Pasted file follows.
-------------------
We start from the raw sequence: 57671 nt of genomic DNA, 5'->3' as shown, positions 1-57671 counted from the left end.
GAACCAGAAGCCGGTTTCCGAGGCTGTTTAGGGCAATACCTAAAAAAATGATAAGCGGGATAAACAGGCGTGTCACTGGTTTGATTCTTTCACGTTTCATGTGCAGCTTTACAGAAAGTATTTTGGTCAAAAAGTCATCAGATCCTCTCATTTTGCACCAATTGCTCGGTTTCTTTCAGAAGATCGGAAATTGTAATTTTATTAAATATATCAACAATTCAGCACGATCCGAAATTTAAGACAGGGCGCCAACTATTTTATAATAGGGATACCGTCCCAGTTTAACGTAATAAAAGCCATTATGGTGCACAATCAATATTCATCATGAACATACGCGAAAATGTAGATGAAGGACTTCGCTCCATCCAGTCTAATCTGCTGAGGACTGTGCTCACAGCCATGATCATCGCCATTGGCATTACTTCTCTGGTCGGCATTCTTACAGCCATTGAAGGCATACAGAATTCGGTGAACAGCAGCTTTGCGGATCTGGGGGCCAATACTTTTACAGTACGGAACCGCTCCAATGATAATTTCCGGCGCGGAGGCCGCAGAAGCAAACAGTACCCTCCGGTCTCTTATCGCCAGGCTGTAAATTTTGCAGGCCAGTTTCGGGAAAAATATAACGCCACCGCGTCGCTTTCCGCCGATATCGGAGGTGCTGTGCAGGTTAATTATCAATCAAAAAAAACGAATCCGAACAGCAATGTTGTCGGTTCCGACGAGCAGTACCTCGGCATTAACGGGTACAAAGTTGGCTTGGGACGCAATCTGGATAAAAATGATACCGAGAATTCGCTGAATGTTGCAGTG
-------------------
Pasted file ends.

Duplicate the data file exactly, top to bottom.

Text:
We start from the raw sequence: 57671 nt of genomic DNA, 5'->3' as shown, positions 1-57671 counted from the left end.
GAACCAGAAGCCGGTTTCCGAGGCTGTTTAGGGCAATACCTAAAAAAATGATAAGCGGGATAAACAGGCGTGTCACTGGTTTGATTCTTTCACGTTTCATGTGCAGCTTTACAGAAAGTATTTTGGTCAAAAAGTCATCAGATCCTCTCATTTTGCACCAATTGCTCGGTTTCTTTCAGAAGATCGGAAATTGTAATTTTATTAAATATATCAACAATTCAGCACGATCCGAAATTTAAGACAGGGCGCCAACTATTTTATAATAGGGATACCGTCCCAGTTTAACGTAATAAAAGCCATTATGGTGCACAATCAATATTCATCATGAACATACGCGAAAATGTAGATGAAGGACTTCGCTCCATCCAGTCTAATCTGCTGAGGACTGTGCTCACAGCCATGATCATCGCCATTGGCATTACTTCTCTGGTCGGCATTCTTACAGCCATTGAAGGCATACAGAATTCGGTGAACAGCAGCTTTGCGGATCTGGGGGCCAATACTTTTACAGTACGGAACCGCTCCAATGATAATTTCCGGCGCGGAGGCCGCAGAAGCAAACAGTACCCTCCGGTCTCTTATCGCCAGGCTGTAAATTTTGCAGGCCAGTTTCGGGAAAAATATAACGCCACCGCGTCGCTTTCCGCCGATATCGGAGGTGCTGTGCAGGTTAATTATCAATCAAAAAAAACGAATCCGAACAGCAATGTTGTCGGTTCCGACGAGCAGTACCTCGGCATTAACGGGTACAAAGTTGGCTTGGGACGCAATCTGGATAAAAATGATACCGAGAATTCGCTGAATGTTGCAGTG